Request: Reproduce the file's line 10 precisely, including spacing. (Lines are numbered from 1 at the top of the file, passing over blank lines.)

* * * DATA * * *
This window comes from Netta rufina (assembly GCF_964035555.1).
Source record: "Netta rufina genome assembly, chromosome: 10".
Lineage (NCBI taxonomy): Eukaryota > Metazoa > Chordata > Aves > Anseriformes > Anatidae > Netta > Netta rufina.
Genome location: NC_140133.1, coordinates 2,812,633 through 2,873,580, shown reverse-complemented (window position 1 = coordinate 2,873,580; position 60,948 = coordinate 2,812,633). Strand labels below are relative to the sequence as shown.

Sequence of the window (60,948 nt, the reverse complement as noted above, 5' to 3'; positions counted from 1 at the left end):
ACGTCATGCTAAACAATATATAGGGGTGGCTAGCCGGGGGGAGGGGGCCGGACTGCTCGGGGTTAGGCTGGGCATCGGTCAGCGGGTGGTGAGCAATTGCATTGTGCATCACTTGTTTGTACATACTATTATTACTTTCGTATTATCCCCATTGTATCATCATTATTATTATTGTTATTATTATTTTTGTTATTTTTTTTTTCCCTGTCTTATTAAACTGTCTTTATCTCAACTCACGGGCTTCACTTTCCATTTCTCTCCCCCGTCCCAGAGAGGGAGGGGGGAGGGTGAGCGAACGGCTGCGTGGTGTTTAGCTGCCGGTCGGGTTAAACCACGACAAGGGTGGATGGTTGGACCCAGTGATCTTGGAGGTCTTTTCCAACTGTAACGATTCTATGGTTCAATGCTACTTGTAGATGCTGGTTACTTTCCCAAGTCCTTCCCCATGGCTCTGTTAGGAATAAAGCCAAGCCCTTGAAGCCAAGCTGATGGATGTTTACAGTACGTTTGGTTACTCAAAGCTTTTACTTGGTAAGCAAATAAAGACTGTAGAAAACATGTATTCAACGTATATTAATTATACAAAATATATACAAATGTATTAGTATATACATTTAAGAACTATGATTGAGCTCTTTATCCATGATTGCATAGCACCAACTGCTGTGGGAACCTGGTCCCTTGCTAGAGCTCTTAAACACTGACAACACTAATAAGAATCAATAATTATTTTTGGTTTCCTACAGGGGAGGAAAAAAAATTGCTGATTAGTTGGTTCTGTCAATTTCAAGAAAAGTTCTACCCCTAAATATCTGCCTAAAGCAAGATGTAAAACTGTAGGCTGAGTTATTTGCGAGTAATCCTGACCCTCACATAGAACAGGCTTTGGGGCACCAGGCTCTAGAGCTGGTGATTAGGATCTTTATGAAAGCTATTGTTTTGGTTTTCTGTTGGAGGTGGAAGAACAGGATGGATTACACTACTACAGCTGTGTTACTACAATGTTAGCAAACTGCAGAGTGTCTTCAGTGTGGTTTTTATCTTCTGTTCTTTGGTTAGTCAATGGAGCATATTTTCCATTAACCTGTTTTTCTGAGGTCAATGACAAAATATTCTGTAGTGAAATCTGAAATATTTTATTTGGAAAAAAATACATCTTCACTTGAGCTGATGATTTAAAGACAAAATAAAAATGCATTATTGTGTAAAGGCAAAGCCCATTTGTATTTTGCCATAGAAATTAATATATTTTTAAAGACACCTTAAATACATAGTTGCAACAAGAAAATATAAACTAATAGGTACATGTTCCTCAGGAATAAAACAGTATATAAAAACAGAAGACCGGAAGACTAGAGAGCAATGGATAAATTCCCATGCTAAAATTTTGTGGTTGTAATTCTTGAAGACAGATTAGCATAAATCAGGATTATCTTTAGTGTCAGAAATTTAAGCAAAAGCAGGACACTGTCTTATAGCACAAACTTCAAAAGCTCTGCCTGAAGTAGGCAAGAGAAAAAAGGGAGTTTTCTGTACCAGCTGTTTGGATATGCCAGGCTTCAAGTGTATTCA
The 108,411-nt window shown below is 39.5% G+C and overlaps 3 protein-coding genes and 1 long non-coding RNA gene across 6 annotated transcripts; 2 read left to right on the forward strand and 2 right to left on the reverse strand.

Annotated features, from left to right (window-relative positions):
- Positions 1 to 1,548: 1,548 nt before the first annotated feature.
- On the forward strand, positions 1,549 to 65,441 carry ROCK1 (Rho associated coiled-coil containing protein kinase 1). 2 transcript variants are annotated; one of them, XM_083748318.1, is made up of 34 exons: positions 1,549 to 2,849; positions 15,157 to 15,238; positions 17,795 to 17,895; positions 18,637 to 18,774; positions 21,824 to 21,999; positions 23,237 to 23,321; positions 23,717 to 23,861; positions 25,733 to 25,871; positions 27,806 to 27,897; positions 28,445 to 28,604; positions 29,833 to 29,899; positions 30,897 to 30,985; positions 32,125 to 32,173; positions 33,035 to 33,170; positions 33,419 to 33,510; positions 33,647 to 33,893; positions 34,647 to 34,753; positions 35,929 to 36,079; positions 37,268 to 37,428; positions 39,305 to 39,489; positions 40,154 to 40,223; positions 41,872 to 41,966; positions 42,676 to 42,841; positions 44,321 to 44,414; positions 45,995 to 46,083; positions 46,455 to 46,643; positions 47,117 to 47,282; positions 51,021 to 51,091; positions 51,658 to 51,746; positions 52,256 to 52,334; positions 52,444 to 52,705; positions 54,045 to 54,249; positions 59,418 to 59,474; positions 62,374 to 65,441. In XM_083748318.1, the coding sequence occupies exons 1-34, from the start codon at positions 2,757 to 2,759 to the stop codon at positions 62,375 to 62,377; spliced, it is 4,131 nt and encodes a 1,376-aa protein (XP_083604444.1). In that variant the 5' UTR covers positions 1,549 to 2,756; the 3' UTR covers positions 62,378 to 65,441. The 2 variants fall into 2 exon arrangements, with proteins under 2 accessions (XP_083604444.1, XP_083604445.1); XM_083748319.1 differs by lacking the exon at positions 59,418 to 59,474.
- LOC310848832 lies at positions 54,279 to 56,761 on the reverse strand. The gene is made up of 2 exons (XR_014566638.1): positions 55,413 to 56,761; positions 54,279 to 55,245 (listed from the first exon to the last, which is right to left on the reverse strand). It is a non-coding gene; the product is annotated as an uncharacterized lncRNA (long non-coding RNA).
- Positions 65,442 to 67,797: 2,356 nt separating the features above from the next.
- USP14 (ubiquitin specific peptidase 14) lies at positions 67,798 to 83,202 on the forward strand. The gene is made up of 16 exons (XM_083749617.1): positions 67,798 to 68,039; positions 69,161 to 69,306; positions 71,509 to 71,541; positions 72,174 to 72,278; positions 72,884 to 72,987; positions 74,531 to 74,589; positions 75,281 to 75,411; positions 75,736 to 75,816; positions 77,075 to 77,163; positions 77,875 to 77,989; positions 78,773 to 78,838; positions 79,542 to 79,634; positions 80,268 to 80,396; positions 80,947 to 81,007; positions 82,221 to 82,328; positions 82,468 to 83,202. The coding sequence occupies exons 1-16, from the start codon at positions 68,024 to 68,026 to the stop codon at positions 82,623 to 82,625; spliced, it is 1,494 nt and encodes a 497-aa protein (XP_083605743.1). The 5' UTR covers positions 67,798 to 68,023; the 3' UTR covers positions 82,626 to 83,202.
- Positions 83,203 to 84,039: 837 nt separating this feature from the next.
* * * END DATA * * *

- On the forward strand, positions 1,549 to 65,441 carry ROCK1 (Rho associated coiled-coil containing protein kinase 1). 2 transcript variants are annotated; one of them, XM_083748318.1, is made up of 34 exons: positions 1,549 to 2,849; positions 15,157 to 15,238; positions 17,795 to 17,895; positions 18,637 to 18,774; positions 21,824 to 21,999; positions 23,237 to 23,321; positions 23,717 to 23,861; positions 25,733 to 25,871; positions 27,806 to 27,897; positions 28,445 to 28,604; positions 29,833 to 29,899; positions 30,897 to 30,985; positions 32,125 to 32,173; positions 33,035 to 33,170; positions 33,419 to 33,510; positions 33,647 to 33,893; positions 34,647 to 34,753; positions 35,929 to 36,079; positions 37,268 to 37,428; positions 39,305 to 39,489; positions 40,154 to 40,223; positions 41,872 to 41,966; positions 42,676 to 42,841; positions 44,321 to 44,414; positions 45,995 to 46,083; positions 46,455 to 46,643; positions 47,117 to 47,282; positions 51,021 to 51,091; positions 51,658 to 51,746; positions 52,256 to 52,334; positions 52,444 to 52,705; positions 54,045 to 54,249; positions 59,418 to 59,474; positions 62,374 to 65,441. In XM_083748318.1, the coding sequence occupies exons 1-34, from the start codon at positions 2,757 to 2,759 to the stop codon at positions 62,375 to 62,377; spliced, it is 4,131 nt and encodes a 1,376-aa protein (XP_083604444.1). In that variant the 5' UTR covers positions 1,549 to 2,756; the 3' UTR covers positions 62,378 to 65,441. The 2 variants fall into 2 exon arrangements, with proteins under 2 accessions (XP_083604444.1, XP_083604445.1); XM_083748319.1 differs by lacking the exon at positions 59,418 to 59,474.